But the simple overall fact of the matter is that, despite liking aspects of the book, I didn’t enjoy the book. I felt that Cassandra’s sudden siding with her captors simply because she’d gotten to know some of them was beyond plebeian. Her sudden willingness to kill her own because she’d become attached to one person made me grit my teeth. It’s far too weak a motivation. 

And the ending? Well, I feel like the villain won. Nothing in the ending felt satisfying. I didn’t feel like Cassandra accomplished anything or grew. In fact, she put herself in the hands of her enemy. Nope. I was not happy with the ending.

Review of The Lady’s Guide to Petticoats and Piracy (Montague Siblings #2), by Mackenzi Lee

I borrowed an audio copy of Mackenzi Lee’s The Lady’s Guide to Petticoats and Piracy from my local library. I reviewed the first book in the series, The Gentleman’s Guide to Vice and Virtue, last year.

Description from Goodreads:

A year after an accidentally whirlwind grand tour with her brother Monty, Felicity Montague has returned to England with two goals in mind—avoid the marriage proposal of a lovestruck suitor from Edinburgh and enroll in medical school. However, her intellect and passion will never be enough in the eyes of the administrators, who see men as the sole guardians of science.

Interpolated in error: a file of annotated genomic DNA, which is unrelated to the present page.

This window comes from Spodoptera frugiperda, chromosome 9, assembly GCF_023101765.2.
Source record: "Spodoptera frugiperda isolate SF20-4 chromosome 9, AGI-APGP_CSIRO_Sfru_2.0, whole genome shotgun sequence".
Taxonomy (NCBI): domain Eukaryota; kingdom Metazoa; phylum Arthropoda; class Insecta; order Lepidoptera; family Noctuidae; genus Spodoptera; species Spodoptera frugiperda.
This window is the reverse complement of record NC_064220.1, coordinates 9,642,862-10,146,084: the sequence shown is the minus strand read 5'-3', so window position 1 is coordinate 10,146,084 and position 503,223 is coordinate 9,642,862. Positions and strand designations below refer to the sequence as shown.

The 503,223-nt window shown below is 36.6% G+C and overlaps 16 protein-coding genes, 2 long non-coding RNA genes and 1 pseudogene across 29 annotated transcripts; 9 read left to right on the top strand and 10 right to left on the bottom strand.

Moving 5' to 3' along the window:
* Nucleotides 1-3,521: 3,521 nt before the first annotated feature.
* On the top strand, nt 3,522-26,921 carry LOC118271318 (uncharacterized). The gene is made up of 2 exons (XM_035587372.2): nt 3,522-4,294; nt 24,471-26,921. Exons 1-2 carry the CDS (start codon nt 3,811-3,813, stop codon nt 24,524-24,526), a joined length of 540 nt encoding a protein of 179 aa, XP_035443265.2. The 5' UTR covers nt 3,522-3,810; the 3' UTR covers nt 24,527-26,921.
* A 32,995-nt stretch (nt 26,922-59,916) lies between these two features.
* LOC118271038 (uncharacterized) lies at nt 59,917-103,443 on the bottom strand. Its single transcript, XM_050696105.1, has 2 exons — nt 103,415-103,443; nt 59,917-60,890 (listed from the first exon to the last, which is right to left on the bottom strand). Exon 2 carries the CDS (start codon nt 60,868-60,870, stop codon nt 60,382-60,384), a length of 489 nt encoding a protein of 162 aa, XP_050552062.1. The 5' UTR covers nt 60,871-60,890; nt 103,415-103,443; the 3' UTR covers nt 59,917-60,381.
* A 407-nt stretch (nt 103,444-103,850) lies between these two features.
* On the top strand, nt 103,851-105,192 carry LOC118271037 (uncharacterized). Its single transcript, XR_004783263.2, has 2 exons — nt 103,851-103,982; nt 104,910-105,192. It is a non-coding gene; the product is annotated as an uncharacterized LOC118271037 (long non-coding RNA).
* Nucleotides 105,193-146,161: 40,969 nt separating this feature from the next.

But then a window of opportunity opens—a doctor she idolizes is marrying an old friend of hers in Germany. Felicity believes if she could meet this man he could change her future, but she has no money of her own to make the trip. Luckily, a mysterious young woman is willing to pay Felicity’s way, so long as she’s allowed to travel with Felicity disguised as her maid.